"Bun B for President"
Wyclef may have tried to make history as the first rapper to rule an actual sovereign nation, but hip-hop heads ride for Bun B en masse, so this jam's an honor as an idea even if Cole's autopilot execution isn't anything to drunk-text home about. Halfway through, the host clams up and lets the woozy, jazzy beat ride out, prime real estate for Bun to develop, bar by sturdy bar, on the totally inevitable all-star remix.
"Hey, Soul Sister"
Nick a set of Hawaiian ukulele chords, pepper with whatever pop-culture references come to mind, smirk your way to superstardom, rinse, repeat. Is this—or "Drops of Jupiter"—really even a song?
Dropping their best two records in eons in a single 12-month stretch—Quarterstice and the newer Move of Ten—these reclusive glitch-tone Brits are on a mean streak. "y7" boinks and sizzles like some kind of nightmarish, amoeba-qua-pinball machine; there's a warped, elastic momentum here that's oddly reassuring, even as it leads absolutely nowhere.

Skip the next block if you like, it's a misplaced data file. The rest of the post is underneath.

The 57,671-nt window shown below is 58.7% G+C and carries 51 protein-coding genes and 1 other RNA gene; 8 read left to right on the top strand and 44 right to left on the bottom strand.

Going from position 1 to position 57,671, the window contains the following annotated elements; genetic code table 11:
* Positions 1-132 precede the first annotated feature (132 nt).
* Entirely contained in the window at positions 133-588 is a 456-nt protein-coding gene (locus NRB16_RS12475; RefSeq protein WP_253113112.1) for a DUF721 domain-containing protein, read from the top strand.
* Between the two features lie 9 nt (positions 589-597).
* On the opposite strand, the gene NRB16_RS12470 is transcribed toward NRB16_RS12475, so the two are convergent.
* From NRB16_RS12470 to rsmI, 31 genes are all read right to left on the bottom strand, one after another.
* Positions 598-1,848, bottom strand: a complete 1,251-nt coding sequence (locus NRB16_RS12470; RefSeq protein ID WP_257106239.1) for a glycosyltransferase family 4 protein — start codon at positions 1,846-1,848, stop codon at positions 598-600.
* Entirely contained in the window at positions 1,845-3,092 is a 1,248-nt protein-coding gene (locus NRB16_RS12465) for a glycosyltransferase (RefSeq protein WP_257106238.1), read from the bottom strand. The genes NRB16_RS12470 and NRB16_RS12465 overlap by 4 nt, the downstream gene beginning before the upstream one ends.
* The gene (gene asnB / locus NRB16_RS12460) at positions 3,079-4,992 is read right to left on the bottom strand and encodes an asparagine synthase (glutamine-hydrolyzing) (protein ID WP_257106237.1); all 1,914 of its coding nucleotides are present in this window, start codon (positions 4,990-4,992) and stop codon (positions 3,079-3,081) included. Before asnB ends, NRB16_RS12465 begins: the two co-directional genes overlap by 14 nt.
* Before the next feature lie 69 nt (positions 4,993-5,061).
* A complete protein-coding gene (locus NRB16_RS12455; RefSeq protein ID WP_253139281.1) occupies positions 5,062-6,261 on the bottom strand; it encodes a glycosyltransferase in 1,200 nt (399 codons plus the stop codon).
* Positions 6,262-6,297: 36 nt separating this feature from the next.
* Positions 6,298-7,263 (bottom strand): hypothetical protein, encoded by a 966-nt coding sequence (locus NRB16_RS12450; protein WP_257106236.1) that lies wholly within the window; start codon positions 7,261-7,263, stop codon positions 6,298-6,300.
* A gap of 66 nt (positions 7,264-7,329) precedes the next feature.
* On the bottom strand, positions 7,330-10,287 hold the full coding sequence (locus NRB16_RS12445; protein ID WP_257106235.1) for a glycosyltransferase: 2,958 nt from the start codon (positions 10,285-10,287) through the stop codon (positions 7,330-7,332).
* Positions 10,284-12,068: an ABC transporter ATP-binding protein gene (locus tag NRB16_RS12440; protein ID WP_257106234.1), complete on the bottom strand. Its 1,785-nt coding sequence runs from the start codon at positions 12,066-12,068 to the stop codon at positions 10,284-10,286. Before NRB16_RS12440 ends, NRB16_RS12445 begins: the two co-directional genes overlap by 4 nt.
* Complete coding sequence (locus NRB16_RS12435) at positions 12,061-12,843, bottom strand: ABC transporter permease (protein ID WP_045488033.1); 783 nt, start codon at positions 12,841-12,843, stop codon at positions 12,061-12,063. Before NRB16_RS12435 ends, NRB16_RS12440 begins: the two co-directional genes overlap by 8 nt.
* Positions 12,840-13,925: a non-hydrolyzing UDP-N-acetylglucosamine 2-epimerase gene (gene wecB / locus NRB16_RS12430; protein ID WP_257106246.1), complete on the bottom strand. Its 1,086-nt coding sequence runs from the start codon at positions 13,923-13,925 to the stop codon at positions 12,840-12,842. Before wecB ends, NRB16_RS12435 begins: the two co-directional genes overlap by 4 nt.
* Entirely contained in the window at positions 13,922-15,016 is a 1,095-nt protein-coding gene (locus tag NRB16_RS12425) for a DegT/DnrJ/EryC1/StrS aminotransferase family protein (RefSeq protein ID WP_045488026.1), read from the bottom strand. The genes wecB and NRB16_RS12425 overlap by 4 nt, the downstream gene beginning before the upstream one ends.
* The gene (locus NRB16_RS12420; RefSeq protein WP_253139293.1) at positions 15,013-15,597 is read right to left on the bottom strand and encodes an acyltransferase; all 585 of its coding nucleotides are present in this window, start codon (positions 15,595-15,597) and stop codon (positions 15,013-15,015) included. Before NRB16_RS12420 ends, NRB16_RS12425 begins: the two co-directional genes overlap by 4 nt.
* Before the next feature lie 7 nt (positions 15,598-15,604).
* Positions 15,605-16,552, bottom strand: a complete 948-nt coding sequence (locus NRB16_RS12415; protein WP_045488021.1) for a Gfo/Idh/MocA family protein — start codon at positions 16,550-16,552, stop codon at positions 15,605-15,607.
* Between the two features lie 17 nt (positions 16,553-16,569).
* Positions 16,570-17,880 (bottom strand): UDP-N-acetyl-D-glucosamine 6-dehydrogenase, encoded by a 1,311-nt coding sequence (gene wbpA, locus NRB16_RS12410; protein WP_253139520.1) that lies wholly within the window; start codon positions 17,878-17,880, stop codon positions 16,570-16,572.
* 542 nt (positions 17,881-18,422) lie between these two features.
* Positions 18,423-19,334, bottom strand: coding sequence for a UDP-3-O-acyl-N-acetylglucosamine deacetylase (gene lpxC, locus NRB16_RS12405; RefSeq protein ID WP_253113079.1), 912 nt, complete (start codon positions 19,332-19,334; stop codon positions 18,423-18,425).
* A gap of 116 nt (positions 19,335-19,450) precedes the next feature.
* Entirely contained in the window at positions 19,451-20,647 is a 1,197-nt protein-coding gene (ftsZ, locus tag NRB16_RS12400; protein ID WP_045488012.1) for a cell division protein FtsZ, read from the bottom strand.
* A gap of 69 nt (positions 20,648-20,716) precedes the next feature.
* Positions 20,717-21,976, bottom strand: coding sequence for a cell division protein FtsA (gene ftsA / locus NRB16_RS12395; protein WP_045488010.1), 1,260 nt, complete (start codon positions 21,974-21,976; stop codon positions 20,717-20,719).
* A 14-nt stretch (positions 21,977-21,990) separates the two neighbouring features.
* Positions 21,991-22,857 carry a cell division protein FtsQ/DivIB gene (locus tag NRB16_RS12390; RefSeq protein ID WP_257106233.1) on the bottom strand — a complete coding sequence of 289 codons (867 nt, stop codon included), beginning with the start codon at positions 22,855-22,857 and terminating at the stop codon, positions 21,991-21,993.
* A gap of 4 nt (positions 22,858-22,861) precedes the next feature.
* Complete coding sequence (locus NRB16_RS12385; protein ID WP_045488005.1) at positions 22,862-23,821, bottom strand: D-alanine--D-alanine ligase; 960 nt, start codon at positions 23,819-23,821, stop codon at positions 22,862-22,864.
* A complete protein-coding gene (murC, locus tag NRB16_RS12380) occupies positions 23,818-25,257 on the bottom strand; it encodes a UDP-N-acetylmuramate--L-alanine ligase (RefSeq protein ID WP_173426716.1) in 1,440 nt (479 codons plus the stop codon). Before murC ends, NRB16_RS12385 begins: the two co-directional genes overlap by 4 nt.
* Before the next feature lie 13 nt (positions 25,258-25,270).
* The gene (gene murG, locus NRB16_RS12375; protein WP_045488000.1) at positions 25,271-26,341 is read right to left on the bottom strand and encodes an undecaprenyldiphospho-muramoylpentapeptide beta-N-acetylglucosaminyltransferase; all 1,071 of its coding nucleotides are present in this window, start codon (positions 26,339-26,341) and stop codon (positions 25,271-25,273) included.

"Memo to the Man"
Don't bite the hand that feeds you, and all that, right? But deference and contempt aren't necessary exclusive, most messages are mixed, and "Memo" is as much of a conflicted mess as its title implies—which is as it should be.
"Cooler Than Me"
The first reader to identify what "Cooler"—which almost makes me nostalgic for middle school—shares in common with Nine Inch Nails' "Starfuckers, Inc" wins a No-Prize. Just don't ask me how Posner scammed his way onto the Warped Tour over the summer; I'm as flummoxed as you are.
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